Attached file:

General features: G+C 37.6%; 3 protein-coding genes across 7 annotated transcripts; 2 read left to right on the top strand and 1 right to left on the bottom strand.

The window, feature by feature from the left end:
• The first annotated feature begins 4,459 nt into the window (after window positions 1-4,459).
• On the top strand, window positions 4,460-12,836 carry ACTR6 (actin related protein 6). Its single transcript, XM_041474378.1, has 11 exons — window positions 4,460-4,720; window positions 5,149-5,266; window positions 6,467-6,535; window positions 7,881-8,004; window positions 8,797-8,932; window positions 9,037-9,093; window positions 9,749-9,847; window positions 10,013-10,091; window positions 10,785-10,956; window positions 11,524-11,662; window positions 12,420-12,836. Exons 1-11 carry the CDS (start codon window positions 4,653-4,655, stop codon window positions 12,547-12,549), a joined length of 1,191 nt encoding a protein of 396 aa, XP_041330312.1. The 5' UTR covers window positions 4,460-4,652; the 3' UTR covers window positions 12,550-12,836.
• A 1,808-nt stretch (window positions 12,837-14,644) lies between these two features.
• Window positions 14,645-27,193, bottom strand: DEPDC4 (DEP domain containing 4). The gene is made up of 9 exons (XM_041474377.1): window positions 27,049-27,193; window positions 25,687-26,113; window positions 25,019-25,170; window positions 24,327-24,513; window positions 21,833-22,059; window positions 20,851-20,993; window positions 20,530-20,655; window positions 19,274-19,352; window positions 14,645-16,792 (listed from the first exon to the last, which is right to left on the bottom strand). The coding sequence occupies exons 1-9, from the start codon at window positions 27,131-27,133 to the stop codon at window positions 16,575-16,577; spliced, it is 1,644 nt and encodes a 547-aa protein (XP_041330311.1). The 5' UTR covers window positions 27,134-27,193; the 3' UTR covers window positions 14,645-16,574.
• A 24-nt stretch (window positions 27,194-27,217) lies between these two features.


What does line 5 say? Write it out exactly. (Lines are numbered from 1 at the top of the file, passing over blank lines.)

• A 1,808-nt stretch (window positions 12,837-14,644) lies between these two features.